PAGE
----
Shortly after graduation, she began working as a Magistrate in Norfolk, Virginia. After the two-month certification school process, she began holding bond hearings and issuing arrest warrants, search warrants, temporary detention orders for mental health crises, and emergency protective orders.

The Magistrate Manual describes the position this way:
The office of magistrate is probably more important today than it has been at any other time since the creation of the magistrate system. The enhanced standards for search and arrest warrants, as well as the changing philosophies about bail, have made the work increasingly more difficult, requiring responsible deliberation on the part of each magistrate. Moreover, the frequent contacts with the general public, make it necessary that every magistrate be fully informed of the mechanics of his or her job so there will be no doubt by others that they are being treated by fair-minded and competent officials. 
* * *
[M]agistrates [must] realize that they are members of the State judiciary and his or her actions are a direct reflection on the quality of justice in Virginia, especially to tourists and non-residents who may never pass through Virginia again. Accordingly, magistrates are expected to conduct themselves at all times in a manner consistent with the responsibility and honor of the office. A professional appearance, a suitable place for conducting business, and a business-like, but courteous manner, are essential. Further, as judicial officers, magistrates occupy a position of public trust. Therefore, he or she is expected to meet an ethical standard considerably higher than that imposed on the average person.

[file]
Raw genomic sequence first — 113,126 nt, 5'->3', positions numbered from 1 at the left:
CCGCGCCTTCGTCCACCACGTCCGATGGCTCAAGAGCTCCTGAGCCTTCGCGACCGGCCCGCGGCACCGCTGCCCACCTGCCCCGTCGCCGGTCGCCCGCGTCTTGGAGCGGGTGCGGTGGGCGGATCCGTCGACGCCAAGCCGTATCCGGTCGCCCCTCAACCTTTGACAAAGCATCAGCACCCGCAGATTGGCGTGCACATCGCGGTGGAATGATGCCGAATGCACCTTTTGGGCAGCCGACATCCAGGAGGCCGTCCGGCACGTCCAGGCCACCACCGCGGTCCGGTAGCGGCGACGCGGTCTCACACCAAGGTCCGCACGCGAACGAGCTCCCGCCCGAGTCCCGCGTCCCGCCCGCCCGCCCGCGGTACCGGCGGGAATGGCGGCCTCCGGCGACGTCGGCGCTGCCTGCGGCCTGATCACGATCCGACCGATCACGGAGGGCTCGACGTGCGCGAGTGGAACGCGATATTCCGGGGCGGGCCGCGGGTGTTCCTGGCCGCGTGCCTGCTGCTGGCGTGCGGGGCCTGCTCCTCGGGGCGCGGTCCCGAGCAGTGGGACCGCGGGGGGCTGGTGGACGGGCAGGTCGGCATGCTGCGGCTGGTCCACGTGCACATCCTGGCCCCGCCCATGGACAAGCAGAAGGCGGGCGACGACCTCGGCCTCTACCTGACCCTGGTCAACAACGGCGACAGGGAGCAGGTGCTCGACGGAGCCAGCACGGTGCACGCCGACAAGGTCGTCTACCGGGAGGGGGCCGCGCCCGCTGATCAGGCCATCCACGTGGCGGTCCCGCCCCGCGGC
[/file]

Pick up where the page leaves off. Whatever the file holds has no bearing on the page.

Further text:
About this experience, Griffith said:
Working in the Magistrate’s office has been a wonderful continuation of the lessons I learned while attending ASL. As attorneys, I think it is of the utmost importance to remember that “crime” is not a black and white, win or lose issue. An accused person is not inherently bad -- but is a human being, with rights and privileges that deserve recognition. 
Parties involved often experience many conflicting emotions. I must find a balance between performing the duties of my job and ensuring that individuals don’t get lost in the mix of an all-to-often relentless and impersonal criminal justice system.
While in law school, Griffith interned in the Isle of Wight Commonwealth’s Office for three summers. She used her third year practice license in the summer of 2011 and 2012, prosecuting many cases in General District and Circuit Court.

Home Life

Griffith lives with her long-time boyfriend, Adam Culpepper of Portsmouth, Virginia.  They rescued two cats: Purl and Murphee.

She grew up in Texas, but has grown to love Virginia.  She is now delighted that her Mom is living in Richmond, just up the road from Griffith's beach community.  Here she is pictured with her Mom and Aunt in Dallas for a Cowboys' game (Christmas 2012). 

In her spare time, she enjoys cooking, crochet, and photography.  Pictured are some of her crochet animals. 

Several other ASL graduates serve as Magistrates, and I hope to profile them in future postings.